December 20 - Israel's Assassination of A Notorious Hezbollah Militant; An Analysis of the Democratic Debate and the DNC's Efforts to Suppress Viewership; Why Is ISIL Dominating Our Political Discourse?

Share this Share this

Full Program


Part 1

We begin and go to Beirut, Lebanon and speak with Thanassis Cambanis who writes “The Internationalist” column for the Boston Globe and is the author of “A Privilege to Die: Inside Hezbollah’s Legions and Their Endless War Against Israel”. We discuss Israel’s assassination of a notorious Hezbollah militant by four missiles  that struck a residential building just outside of Damascus in Syria and examine the possible fallout as well as its effect on the outlines of a Syrian peace deal announced by the U.N. Security Council that has the support of both the U.S. and Russia.

Part 2

Then we speak with John Lawrence, a visiting professor at the University of California, Washington Center who worked in the House of Representatives for 38 years and served as House Minority Leader Nancy Pelosi’s Chief of Staff. We discuss last night’s Democratic presidential candidates’ debate and try to understand why the DNC is trying to make sure as few Americans as possible watch the Democratic debates while the Republican debates are getting record ratings. And given the nature of what the Republicans are espousing, it would seem like an important moment for the Democrats to offer a counter narrative.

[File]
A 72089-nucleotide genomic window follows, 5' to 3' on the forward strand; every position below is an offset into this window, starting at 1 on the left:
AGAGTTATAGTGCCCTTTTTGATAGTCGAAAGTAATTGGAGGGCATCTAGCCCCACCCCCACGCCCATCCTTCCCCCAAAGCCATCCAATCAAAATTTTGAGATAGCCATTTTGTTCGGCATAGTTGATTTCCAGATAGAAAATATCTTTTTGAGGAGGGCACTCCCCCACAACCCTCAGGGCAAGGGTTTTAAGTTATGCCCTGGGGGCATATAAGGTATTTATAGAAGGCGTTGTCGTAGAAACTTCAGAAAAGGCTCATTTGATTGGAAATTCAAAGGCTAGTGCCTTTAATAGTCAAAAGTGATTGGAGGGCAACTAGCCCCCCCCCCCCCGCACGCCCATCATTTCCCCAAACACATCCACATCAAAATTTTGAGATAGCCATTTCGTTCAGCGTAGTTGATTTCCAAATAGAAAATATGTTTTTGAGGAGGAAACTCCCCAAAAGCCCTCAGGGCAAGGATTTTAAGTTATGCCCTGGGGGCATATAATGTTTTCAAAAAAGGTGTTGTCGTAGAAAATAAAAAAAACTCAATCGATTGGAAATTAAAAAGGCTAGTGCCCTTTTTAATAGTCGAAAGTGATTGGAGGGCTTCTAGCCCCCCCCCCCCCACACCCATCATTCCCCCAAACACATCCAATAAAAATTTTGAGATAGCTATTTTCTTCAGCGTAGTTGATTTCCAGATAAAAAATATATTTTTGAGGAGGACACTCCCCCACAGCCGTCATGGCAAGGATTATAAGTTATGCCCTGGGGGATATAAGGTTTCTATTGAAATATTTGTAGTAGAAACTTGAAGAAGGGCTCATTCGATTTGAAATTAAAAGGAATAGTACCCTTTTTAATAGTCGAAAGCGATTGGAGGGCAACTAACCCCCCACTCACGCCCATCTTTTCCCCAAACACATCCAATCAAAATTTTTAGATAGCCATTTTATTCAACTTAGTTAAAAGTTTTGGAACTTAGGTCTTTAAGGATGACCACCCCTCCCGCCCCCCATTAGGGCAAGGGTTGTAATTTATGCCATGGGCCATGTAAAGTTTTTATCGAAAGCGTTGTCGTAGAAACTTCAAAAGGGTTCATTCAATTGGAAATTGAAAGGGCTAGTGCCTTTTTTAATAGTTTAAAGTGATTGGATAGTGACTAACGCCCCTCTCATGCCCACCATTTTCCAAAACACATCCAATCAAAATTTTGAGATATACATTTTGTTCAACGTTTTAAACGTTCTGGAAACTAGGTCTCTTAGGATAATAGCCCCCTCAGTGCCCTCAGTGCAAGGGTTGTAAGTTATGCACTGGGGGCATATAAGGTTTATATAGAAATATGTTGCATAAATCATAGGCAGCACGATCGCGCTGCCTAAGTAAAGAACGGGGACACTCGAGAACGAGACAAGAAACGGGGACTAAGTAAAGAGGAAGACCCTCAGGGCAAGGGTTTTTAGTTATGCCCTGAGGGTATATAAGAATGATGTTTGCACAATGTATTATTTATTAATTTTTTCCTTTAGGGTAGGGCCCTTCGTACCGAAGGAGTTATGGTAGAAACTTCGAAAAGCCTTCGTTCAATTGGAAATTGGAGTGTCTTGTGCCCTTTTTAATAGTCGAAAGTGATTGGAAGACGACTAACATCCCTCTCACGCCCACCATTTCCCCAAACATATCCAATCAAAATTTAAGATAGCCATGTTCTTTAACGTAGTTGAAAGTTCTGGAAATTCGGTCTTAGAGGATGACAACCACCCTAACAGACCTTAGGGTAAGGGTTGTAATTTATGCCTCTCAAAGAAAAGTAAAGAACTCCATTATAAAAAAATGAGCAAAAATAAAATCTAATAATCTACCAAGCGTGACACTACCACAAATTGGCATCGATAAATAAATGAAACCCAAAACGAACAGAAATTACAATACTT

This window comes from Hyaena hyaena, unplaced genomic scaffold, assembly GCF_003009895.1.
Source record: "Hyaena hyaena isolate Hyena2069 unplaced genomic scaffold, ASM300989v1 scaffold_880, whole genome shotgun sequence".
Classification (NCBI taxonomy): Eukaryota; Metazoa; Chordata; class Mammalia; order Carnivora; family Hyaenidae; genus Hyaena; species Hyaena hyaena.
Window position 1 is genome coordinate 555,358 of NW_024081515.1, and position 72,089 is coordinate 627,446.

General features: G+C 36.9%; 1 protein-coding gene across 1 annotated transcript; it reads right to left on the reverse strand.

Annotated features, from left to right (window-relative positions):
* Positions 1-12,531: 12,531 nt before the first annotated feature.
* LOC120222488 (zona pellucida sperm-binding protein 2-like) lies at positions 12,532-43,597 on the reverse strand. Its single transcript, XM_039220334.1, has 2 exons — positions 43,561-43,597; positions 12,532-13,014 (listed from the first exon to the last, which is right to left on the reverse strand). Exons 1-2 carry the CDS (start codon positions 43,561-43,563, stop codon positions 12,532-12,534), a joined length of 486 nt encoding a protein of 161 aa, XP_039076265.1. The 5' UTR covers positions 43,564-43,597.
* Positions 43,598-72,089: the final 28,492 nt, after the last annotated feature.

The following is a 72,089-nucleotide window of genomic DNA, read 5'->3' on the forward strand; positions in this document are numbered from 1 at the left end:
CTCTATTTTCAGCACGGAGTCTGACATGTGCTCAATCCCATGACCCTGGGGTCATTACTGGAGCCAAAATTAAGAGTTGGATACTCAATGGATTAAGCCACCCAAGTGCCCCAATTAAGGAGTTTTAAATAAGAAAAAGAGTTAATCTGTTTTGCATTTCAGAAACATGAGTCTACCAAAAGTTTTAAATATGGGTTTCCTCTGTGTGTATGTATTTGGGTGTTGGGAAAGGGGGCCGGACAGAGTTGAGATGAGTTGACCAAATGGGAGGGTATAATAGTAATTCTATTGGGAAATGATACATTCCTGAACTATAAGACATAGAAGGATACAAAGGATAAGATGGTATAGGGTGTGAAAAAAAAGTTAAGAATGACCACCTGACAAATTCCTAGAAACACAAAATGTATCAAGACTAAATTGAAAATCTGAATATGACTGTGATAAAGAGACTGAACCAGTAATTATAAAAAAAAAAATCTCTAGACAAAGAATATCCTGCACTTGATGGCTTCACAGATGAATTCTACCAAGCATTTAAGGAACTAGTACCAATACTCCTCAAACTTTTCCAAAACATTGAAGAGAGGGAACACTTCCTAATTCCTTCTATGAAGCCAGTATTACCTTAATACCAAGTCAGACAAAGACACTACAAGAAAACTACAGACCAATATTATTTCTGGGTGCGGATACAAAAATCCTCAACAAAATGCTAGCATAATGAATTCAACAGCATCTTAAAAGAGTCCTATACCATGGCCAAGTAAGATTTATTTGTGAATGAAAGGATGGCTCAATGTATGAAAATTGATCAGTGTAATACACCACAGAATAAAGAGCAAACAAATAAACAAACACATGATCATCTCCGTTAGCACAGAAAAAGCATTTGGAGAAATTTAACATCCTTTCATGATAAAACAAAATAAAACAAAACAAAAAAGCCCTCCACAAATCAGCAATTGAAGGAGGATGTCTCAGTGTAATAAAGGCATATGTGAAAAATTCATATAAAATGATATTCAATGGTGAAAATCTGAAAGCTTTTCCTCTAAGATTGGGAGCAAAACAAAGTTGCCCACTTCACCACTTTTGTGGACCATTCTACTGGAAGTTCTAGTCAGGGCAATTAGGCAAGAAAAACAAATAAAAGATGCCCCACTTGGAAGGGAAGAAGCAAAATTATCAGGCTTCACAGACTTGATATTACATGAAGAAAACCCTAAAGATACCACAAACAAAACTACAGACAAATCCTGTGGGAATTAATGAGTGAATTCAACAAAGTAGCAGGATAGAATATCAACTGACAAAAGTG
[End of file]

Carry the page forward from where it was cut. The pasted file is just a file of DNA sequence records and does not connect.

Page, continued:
Part 3

Then finally since much of the debate was about the self-declared Islamic State or ISIL and how best to combat it, we speak with Michael Brenner, a Professor of International Affairs at the University of Pittsburg and a Senior Fellow at the Center for Transatlantic Relations at the Johns Hopkins School of Advanced International Studies. We discuss his latest article at The Huffington Post “Getting Real: An ISIL Strategy” and assess why a few thousand Mad Max-like desert marauders in pickup trucks waving black flags are able to terrify the American people and dominate our political discourse.